There are a myriad of uses for Metallograph® thermal ribbons. A partial list includes circuits, heaters, sensors, RFID antennas, chipless RFID, blister packs with dosing records, low power printed circuits, radiant and conductive heaters, touch sensors, complex capacitive circuitry, environmental sensors and indicators, printed electroluminescent displays, and LED mounts. (contact us for referrals to producers.)
We help you create your RFID tags and labels.
RFID (Radio-Frequency IDentification) uses electromagnetic signals emitted by transponders close to receiving stations, to automatically identify and track tags. An antenna on the tag responds to the signal, powers an integrated circuit which emits a return signal containing a code, including for example, a serial number. The largest market is for UHF RFID, where many billions of tags are produced annually, by large very high-volume lines. But with all such technologies there are niches which smaller, versatile, lower capital cost systems satisfy, usually with higher margins. Metallograph® TT is at home here because it is simple, digital, can print direct to paper or label stock, and has the lowest capital cost for antenna production. Recent IC developments are enhancing its position, especially in the RAIN (UHF) sector.
Metallograph Technology is a member of the RAIN Alliance, the trade association for the development, utilization and standardization of UHF RFID. Its website is an excellent source for information. There are many case studies from successful implementation across the spectrum of users: health, medical, retail, inventory management, transportation and logistics, manufacturing and military.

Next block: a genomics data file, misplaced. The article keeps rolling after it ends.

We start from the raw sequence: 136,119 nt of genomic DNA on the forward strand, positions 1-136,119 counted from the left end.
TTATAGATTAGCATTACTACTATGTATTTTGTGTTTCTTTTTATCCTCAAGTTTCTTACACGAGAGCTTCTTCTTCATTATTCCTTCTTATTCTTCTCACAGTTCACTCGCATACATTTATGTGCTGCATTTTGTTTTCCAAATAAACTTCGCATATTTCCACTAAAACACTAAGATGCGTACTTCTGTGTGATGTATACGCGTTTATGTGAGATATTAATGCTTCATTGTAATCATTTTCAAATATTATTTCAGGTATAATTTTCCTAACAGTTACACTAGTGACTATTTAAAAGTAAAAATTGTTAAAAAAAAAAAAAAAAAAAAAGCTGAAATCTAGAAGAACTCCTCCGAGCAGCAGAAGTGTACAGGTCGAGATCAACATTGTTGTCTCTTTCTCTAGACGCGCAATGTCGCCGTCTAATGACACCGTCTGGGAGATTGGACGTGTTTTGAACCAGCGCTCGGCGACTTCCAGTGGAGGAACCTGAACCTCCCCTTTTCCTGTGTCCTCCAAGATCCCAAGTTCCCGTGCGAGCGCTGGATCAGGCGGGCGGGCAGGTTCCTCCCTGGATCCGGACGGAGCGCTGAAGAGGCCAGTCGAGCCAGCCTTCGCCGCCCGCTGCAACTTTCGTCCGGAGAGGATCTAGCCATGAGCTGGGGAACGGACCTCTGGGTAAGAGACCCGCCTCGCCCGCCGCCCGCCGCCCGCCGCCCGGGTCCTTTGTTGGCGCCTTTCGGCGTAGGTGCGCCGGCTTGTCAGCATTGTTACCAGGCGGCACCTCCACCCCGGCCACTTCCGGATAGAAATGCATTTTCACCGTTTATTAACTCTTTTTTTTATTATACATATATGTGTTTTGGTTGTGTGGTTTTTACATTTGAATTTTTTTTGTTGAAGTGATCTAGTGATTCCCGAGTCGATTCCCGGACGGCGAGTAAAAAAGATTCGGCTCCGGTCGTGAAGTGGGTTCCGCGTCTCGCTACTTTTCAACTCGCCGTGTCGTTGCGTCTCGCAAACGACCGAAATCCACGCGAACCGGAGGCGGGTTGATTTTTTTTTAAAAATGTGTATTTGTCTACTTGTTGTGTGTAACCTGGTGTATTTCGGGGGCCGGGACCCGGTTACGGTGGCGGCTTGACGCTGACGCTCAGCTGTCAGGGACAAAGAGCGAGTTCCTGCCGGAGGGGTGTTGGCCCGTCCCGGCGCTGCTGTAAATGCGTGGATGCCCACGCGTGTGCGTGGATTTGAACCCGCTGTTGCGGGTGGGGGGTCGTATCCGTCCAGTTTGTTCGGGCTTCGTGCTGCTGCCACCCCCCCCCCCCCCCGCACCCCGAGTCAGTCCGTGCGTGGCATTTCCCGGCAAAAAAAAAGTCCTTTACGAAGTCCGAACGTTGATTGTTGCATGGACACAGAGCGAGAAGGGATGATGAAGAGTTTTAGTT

Metallograph® ‘s flexible printed circuits offer a wide range of physical and electrical solutions, not achieved with rigid printed circuit boards.
Flexible circuits are thin, light-weight electrical circuits that conform to small spaces and contoured shapes. Their advantages in use over rigid boards are well known in the industry. The extra value of digital printing is less appreciated, but the example of how it transformed publication and industrial printing is getting notice.
Metallograph aluminum and copper conductors on polymer films and papers, allow circuits to bend and flex. With careful lamination and connections, they can withstand moderately high temperatures. Resolution matches standard IC connector spacing. ICs, LEDs and other components can be mounted with standard adhesives on high volume pick n place machines. Chemical sensors have been printed on to Metallograph bases. Pressure sensors are also readily applied.
Metallograph aluminum thermal transfer, being highly conductive, is excellent for creating flexible heaters.
Our heaters are printed on paper and film substrates making them thin and bendable to fit into clothing and a variety of applications.
- Medical equipment and sensors
- Bed and seat heaters
- Floor and wall heating
- Battery heater
- Mirror heaters and defoggers
- Automotive applications
- Apparel … gloves, coats, boots
- Heated blankets and sleeping bags
- Cooking supplies… hot plates, stoves.